Public Law

The Scottish Government on Tuesday issued a paper, setting out its proposals for the Scottish oil and gas industry in the event of a Yes vote in next year’s independence referendum.

The paper, and the accompanying speeches and interviews, covered a number of different issues.

The BBC’s report led with the proposal that an expert commission would be appointed to consider the best way to maximise returns from the North Sea, while its analysis commented on the lack of surprises in the proposals (noting among other things the Government’s apparent enthusiasm for retaining the UK’s world-leading offshore health and safety regime).

Bloomberg Businessweek emphasised the statements that there are no plans to raise North Sea tax rates, and the industry would be consulted on any future changes.

The Herald, meanwhile, focused on what may be the key issue for the industry, which is the Scottish Government’s commitment to replicating the UK’s existing decommissioning relief arrangements in the event of independence, regardless of whether the rest of the UK agreed to bear part of that cost. The status of those arrangements in the event of independence has been one of the key questions the industry has been asking, and something I mentioned in a piece that appeared in Oil Voice and Platform Oil & Gas earlier in the year.

While the current SNP-majority Scottish Government can of course not bind any future independent Scottish Governments (the political makeup of which would fluctuate over time) to honour those assurances, that is no less true of the UK Government in relation to the existing decommissioning commitments on which the industry relies.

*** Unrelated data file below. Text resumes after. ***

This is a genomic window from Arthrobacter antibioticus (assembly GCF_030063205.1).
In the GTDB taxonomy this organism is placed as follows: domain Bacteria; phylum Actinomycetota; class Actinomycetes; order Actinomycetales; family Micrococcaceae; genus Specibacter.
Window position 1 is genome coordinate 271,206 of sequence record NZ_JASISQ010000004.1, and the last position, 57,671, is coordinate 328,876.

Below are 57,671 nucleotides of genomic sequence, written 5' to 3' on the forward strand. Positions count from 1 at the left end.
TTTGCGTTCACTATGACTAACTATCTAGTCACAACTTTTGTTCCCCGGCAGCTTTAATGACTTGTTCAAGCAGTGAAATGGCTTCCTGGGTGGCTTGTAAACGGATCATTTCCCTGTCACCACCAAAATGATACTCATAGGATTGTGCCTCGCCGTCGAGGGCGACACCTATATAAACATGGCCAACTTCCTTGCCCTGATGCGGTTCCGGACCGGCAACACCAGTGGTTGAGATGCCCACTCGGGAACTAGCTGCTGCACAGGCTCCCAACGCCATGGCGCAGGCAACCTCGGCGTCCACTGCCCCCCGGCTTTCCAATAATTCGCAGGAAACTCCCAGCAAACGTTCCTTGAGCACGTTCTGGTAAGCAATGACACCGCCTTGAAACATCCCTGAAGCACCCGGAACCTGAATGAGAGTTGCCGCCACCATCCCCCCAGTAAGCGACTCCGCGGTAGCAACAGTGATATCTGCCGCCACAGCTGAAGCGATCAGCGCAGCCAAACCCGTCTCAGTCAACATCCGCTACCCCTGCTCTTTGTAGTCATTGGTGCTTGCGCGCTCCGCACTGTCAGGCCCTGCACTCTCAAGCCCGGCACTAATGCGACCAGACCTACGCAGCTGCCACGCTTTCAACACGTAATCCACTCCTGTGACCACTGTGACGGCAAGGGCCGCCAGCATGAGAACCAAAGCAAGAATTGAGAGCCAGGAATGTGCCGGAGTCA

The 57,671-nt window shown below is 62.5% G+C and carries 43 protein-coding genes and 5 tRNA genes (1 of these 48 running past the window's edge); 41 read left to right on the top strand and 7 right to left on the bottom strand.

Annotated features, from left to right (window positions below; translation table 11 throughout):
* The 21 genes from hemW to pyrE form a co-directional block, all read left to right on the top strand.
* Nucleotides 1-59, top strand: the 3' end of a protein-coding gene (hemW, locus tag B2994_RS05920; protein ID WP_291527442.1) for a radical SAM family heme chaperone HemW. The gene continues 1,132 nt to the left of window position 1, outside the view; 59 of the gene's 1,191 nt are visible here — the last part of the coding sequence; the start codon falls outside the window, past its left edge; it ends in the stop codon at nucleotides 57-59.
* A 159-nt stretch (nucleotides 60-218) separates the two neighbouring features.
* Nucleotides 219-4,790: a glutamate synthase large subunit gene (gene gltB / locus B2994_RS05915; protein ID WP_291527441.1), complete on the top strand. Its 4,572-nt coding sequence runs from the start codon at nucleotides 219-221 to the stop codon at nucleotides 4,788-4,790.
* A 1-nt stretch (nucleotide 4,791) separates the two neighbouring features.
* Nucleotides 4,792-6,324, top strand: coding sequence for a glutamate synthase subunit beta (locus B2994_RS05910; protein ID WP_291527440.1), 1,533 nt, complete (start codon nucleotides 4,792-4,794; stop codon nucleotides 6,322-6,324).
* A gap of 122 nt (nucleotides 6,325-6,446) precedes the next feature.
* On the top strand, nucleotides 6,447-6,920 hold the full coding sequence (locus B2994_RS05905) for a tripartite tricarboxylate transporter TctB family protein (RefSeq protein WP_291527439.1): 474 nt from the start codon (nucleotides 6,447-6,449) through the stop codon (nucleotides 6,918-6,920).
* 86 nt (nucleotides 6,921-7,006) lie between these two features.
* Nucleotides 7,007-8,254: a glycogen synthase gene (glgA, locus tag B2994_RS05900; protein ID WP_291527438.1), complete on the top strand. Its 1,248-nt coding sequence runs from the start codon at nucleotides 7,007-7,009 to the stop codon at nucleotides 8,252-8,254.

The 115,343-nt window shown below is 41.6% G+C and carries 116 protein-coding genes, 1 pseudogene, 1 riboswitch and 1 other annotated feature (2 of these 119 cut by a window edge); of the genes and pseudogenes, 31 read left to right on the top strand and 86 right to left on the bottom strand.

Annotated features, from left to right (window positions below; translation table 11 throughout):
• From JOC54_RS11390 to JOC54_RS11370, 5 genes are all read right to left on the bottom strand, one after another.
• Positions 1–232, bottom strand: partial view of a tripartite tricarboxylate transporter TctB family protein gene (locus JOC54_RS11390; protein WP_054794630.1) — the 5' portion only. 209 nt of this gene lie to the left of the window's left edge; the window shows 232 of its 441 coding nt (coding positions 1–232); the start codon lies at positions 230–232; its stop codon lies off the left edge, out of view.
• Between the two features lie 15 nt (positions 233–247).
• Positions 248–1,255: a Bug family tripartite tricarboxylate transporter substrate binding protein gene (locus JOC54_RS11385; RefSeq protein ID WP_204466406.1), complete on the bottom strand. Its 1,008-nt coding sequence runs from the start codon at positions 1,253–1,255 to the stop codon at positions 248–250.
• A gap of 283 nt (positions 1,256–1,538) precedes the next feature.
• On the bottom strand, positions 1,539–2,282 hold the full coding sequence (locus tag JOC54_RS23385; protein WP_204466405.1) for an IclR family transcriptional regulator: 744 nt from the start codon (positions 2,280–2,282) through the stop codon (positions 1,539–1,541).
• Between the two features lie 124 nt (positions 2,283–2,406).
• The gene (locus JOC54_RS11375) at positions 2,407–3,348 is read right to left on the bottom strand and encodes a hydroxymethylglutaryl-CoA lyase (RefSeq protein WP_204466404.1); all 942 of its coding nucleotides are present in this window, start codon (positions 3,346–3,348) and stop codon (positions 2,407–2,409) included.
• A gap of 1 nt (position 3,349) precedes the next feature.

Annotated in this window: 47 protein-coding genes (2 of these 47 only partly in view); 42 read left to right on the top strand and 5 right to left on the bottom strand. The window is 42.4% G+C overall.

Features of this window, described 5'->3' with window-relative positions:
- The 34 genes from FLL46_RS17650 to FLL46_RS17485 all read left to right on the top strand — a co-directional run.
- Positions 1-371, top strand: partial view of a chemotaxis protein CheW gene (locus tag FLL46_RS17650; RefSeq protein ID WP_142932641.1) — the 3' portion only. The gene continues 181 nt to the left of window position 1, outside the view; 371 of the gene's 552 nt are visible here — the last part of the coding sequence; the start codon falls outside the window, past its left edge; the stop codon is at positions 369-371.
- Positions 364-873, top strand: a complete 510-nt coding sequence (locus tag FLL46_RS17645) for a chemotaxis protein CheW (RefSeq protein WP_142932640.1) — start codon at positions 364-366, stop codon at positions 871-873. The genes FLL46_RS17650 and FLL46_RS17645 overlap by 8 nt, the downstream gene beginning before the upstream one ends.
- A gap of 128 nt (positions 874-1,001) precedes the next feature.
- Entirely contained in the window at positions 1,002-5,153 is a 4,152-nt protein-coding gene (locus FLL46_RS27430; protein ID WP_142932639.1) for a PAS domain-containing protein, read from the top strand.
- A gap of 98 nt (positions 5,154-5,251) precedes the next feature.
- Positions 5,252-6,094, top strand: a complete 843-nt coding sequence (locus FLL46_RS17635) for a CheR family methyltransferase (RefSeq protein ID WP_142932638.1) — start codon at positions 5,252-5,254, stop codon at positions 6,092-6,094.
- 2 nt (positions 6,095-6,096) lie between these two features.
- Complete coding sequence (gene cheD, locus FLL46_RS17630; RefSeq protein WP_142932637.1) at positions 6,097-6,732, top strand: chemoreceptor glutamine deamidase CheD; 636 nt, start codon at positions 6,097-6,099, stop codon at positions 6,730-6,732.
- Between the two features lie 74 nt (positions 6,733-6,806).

As with most developments in the independence debate there was no absence of controversy, and a furore over the per-head value of North Sea oil was the Guardian’s focus. On the subject of numbers, the Scottish Government’s figures assume a “geographical” division of the North Sea, meaning the median line I referred to in my previous articles.

The Scottish Government’s report comments at paragraph 3.17 that

Other alternative methods of demarcation, such as the Civil Jurisdiction Order 1987, could result in a more favourable allocation for Scotland

but is silent on the possibility of a less favourable division, which would just as easily be on the cards given that any line would have to be decided in negotiations between the Scottish and UK Governments.

Paragraph 3.16 of the report suggests that the median line would likely be used because it has been used to determine other North Sea jurisdictions, but that is not the case for the German zone (as the illustration accompanying my Platform article shows). The borders of that zone were only decided after years of negotiation and eventually arbitration between the Germans, the Dutch and the Danes. This history illustrates that the potential division of the North Sea is very much not a settled issue, and will not be agreed prior to next year’s referendum given the UK Government’s ‘no pre-negotiation‘ stance.

In (sort of) related news, the BBC has obtained an apparently leaked document on the Scottish Government’s proposed energy policy. It is unlikely to come as a surprise to anyone familiar with existing policies that the focus of that is very much on renewable energy. The paper is said to be intended to contribute to the work of the expert commission set up by the Scottish Government to review energy policy in advance of the independence White Paper expected in the autumn. We can therefore expect to hear more about this issue as the debate progresses.

Charles Livingstone
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